There are numerous recreational features within the park. One of these is a 15.4 km multipurpose trail. This trail, designated as a National Recreation Trail, begins at the park entrance and completes a 21.7 km loop throughout the park. This is the most popular trail within the park, and is heavily used by bicyclists, joggers, roller bladers, and is wheelchair accessible. Because of its popularity, protection of the trail from erosion is paramount.
A portion of this trail lies along the southern shoreline of the peninsula within Presque Isle Bay, Misery Bay, Marina Lake, and Thompson Bay; this area had been exhibiting significant erosion. Because this area was adja cent to Presque Isle's ecological reservation area, the standard riprap remedy was not appropriate because it did not match the park's designated management pre scriptions for maintaining a natural shoreline appearance.
Another popular tourist attraction is the Perry Monument, dedicated to Commodore Perry. The area surrounding the monument, located along Misery Bay, receives widespread use for shoreline fishing as well as the launching of recreational boats. Normal wave energy along the shoreline of Presque Isle Bay, fluctuating water levels and currents, caused a significant sand bar to develop off the northeast tip of Perry Monument. The sand bar measured approximately 91 m long by 8 m wide by 1.5 m deep (1100 m3) and severely restricted recrea tional boat usage. Removal of the sand bar was essential to preserve the recreational activities at the monument.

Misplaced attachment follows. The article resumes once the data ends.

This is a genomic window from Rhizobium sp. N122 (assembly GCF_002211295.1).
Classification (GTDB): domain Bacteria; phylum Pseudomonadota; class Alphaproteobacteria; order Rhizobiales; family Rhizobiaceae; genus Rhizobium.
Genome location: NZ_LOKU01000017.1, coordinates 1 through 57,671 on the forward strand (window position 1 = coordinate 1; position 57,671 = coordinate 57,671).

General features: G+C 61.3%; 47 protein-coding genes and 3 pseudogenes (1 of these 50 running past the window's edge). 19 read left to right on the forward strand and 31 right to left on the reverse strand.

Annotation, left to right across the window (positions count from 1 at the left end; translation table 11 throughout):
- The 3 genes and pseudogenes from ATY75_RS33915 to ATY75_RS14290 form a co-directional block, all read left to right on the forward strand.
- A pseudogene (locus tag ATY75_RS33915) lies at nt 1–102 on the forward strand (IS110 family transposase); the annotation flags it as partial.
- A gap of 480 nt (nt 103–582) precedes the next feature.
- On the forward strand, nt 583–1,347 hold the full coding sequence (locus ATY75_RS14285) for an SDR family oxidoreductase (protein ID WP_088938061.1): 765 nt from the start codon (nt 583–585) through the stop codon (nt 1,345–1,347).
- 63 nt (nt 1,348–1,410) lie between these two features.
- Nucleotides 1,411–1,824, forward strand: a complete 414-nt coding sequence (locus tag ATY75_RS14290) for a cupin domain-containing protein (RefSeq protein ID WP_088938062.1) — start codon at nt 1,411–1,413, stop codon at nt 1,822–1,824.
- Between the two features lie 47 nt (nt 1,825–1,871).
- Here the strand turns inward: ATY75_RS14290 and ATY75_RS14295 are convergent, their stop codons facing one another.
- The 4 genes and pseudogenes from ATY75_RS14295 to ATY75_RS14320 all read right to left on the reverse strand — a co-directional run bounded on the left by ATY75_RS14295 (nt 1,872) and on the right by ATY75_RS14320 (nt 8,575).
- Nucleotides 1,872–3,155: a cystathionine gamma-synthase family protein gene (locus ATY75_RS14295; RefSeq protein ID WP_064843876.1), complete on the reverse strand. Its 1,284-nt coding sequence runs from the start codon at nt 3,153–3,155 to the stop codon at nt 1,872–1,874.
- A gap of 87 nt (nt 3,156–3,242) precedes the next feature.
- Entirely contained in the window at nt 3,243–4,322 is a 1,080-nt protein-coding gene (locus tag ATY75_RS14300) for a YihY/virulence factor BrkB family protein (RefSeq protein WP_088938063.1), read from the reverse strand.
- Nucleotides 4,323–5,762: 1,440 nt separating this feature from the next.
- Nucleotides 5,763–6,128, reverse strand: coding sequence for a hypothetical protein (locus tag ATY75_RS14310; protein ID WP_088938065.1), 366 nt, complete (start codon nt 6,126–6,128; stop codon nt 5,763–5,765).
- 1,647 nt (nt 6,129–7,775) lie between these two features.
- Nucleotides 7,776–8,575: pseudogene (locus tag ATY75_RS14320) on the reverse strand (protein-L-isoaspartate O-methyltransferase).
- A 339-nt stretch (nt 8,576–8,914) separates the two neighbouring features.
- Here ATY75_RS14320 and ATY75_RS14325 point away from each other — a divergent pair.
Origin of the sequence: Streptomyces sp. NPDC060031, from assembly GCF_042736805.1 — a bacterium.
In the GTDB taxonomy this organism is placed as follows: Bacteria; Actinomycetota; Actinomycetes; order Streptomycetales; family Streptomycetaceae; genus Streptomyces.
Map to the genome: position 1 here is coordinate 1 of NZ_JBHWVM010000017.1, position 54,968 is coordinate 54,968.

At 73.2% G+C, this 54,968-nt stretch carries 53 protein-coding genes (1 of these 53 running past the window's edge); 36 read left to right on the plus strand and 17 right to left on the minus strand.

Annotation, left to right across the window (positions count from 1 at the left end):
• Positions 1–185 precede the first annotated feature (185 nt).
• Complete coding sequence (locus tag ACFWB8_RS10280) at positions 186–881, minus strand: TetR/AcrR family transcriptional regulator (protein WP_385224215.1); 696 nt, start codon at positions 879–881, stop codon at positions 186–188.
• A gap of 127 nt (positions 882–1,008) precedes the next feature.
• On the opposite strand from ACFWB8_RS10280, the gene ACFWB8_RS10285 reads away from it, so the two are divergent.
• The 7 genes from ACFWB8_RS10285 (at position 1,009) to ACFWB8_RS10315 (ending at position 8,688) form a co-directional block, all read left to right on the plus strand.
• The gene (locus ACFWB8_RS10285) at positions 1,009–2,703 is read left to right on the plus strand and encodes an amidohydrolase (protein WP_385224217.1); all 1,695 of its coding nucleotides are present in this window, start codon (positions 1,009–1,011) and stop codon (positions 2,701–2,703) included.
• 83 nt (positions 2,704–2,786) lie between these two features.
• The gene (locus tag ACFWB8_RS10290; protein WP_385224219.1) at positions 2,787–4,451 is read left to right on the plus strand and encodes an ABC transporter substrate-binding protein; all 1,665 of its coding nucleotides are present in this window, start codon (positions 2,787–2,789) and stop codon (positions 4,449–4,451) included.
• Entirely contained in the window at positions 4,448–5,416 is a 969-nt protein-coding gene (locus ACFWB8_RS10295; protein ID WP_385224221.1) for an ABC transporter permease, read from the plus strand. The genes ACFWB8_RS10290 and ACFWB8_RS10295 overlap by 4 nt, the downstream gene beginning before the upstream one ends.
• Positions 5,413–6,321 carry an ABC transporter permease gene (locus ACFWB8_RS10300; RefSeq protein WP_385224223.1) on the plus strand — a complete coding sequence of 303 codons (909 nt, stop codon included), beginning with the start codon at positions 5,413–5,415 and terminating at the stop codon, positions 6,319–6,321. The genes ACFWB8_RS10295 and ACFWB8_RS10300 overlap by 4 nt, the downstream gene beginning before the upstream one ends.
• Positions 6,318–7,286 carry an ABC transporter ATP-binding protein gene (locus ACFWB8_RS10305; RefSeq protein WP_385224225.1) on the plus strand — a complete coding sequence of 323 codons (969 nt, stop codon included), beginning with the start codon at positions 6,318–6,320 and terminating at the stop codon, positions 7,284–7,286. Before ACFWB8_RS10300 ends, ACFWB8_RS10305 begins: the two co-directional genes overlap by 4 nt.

A small portion of this sand undoubtedly was the beach sand along the Lake Erie side of the spit. The probable source for the remainder of this sand was the erosion of the shoreline around Misery Bay. Historical photos of this area show that the east shoreline of Misery Bay has eroded several hundred feet since the late 1800s. Suitable disposal of this sand would be difficult because ofits susceptibility to erosion no matter where it would be placed. Rather than following the standard disposal options of this dredged material, the park wanted to find a constructive use for this sand.
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